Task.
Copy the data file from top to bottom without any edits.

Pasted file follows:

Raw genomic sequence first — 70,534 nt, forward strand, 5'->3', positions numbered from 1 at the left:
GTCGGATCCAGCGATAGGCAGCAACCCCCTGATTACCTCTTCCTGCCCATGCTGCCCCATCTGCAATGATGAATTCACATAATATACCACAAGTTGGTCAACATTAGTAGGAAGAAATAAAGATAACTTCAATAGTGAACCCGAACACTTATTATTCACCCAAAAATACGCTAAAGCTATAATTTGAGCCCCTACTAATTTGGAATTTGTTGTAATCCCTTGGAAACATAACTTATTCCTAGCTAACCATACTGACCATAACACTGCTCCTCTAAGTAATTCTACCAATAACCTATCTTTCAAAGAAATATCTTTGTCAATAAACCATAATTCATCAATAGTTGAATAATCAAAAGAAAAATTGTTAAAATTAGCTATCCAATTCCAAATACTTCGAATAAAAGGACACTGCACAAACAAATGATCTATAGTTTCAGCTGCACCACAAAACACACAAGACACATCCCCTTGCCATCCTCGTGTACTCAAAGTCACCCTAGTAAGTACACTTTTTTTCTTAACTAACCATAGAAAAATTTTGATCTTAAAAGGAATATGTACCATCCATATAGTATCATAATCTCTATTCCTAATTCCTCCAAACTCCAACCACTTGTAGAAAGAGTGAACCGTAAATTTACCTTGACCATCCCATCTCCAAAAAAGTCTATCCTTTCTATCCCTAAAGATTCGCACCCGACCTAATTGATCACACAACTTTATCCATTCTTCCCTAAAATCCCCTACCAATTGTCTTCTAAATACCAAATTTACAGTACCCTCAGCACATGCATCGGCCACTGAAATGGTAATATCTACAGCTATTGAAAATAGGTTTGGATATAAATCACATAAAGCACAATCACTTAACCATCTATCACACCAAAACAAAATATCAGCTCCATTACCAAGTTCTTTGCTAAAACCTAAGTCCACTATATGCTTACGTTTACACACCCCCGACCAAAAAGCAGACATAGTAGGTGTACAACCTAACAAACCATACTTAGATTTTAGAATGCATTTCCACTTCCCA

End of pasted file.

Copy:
Raw genomic sequence first — 70,534 nt, forward strand, 5'->3', positions numbered from 1 at the left:
GTCGGATCCAGCGATAGGCAGCAACCCCCTGATTACCTCTTCCTGCCCATGCTGCCCCATCTGCAATGATGAATTCACATAATATACCACAAGTTGGTCAACATTAGTAGGAAGAAATAAAGATAACTTCAATAGTGAACCCGAACACTTATTATTCACCCAAAAATACGCTAAAGCTATAATTTGAGCCCCTACTAATTTGGAATTTGTTGTAATCCCTTGGAAACATAACTTATTCCTAGCTAACCATACTGACCATAACACTGCTCCTCTAAGTAATTCTACCAATAACCTATCTTTCAAAGAAATATCTTTGTCAATAAACCATAATTCATCAATAGTTGAATAATCAAAAGAAAAATTGTTAAAATTAGCTATCCAATTCCAAATACTTCGAATAAAAGGACACTGCACAAACAAATGATCTATAGTTTCAGCTGCACCACAAAACACACAAGACACATCCCCTTGCCATCCTCGTGTACTCAAAGTCACCCTAGTAAGTACACTTTTTTTCTTAACTAACCATAGAAAAATTTTGATCTTAAAAGGAATATGTACCATCCATATAGTATCATAATCTCTATTCCTAATTCCTCCAAACTCCAACCACTTGTAGAAAGAGTGAACCGTAAATTTACCTTGACCATCCCATCTCCAAAAAAGTCTATCCTTTCTATCCCTAAAGATTCGCACCCGACCTAATTGATCACACAACTTTATCCATTCTTCCCTAAAATCCCCTACCAATTGTCTTCTAAATACCAAATTTACAGTACCCTCAGCACATGCATCGGCCACTGAAATGGTAATATCTACAGCTATTGAAAATAGGTTTGGATATAAATCACATAAAGCACAATCACTTAACCATCTATCACACCAAAACAAAATATCAGCTCCATTACCAAGTTCTTTGCTAAAACCTAAGTCCACTATATGCTTACGTTTACACACCCCCGACCAAAAAGCAGACATAGTAGGTGTACAACCTAACAAACCATACTTAGATTTTAGAATGCATTTCCACTTCCCA